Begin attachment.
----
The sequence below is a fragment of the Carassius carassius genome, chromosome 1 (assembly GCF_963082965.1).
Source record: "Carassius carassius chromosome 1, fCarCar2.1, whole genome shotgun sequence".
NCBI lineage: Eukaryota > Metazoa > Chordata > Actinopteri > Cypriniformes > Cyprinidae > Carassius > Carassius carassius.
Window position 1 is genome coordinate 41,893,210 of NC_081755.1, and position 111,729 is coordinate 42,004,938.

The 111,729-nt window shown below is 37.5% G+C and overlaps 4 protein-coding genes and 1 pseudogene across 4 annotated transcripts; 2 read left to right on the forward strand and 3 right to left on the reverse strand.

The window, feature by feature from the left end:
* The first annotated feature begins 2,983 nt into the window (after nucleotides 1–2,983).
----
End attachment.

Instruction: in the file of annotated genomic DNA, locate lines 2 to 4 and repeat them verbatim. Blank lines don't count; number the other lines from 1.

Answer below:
Source record: "Carassius carassius chromosome 1, fCarCar2.1, whole genome shotgun sequence".
NCBI lineage: Eukaryota > Metazoa > Chordata > Actinopteri > Cypriniformes > Cyprinidae > Carassius > Carassius carassius.
Window position 1 is genome coordinate 41,893,210 of NC_081755.1, and position 111,729 is coordinate 42,004,938.